A day after NASA reported it had found the flotsam and jetsam of Chandrayaan-2 lander, Indian Space Research Organization (ISRO) chief K Sivan said the Indian space office had just found it before.
“Our own orbiter had located Vikram Lander, we had already declared that on our website, you can go back and see,” Sivan was quoted as saying by news agency ANI.
ISRO’s website has an entry dated September 10 that reads: “Vikram lander has been located by the orbiter of Chandrayaan-2, but no communication with it yet. All possible efforts are being made to establish communication with lander.”
Chandrayaan 2: ISRO chief K Sivan claims ‘our own orbiter had located it’
US space office NASA had Tuesday said that it had found the lander Vikram of India’s second moon crucial 2, around a quarter of a year after ISRO lost contact with it.
NASA discharged a picture gained by its Lunar Reconnaissance Orbiter Camera (LROC) on November 11, checking bits of flotsam and jetsam near the proposed landing site of the Chandrayaan-2 lander.
NASA said it had the option to find the trash after a tip-off by Shanmuga Subramanian, a 33-year-old techie and application engineer from Chennai.
NASA’s LROC had caught imaged of the arrival site during a fly-by. The space organization said it couldn’t find the lander dependent on the picture because of the huge shadows that secured the territory.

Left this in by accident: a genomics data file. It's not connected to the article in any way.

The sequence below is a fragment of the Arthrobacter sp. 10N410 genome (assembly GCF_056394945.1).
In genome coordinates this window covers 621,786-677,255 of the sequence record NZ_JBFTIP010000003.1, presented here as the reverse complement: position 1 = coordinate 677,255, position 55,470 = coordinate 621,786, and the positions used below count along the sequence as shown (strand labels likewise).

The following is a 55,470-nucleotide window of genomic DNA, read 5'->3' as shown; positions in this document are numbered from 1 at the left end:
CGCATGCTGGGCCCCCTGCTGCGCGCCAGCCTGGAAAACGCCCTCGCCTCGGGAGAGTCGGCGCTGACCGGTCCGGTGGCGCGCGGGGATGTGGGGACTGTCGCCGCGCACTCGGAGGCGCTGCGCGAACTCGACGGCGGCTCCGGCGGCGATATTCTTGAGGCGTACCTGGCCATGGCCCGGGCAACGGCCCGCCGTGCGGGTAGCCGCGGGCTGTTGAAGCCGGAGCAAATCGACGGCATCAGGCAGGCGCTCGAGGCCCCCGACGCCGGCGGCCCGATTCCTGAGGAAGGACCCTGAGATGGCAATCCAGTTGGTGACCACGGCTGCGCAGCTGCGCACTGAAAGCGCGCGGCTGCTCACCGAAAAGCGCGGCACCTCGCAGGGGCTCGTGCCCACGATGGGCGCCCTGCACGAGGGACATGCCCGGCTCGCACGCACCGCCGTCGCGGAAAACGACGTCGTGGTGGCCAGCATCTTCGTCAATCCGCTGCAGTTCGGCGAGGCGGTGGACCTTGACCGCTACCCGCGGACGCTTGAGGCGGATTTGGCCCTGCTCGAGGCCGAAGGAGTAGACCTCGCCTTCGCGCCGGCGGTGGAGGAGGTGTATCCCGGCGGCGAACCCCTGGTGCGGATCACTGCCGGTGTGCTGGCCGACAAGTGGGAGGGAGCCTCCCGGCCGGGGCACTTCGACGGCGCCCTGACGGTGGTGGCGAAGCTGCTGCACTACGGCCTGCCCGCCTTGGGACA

The pictures were transferred on September 26 and Subramanian was the first person to accomplish a positive distinguishing proof of the Chandrayaan-2 lander. The first debris spotted by the Indian specialist was found 750 meters northwest of the impact site.
Subramanian spent numerous a restless evenings throughout the following 45-odd days attempting to find the debris.
“I used to return from work at 8 pm. After dinner, I would start comparing the NASA images till 2 am. I would again scan the photos till 8 am,” he said.
At an early stage in October, Subramanian found a small spot which he accepted was a part of the Vikram lander’s debris. He tweeted about it and educated ISRO and NASA. On Tuesday, NASA tweeted affirming that Subramanian was right on target.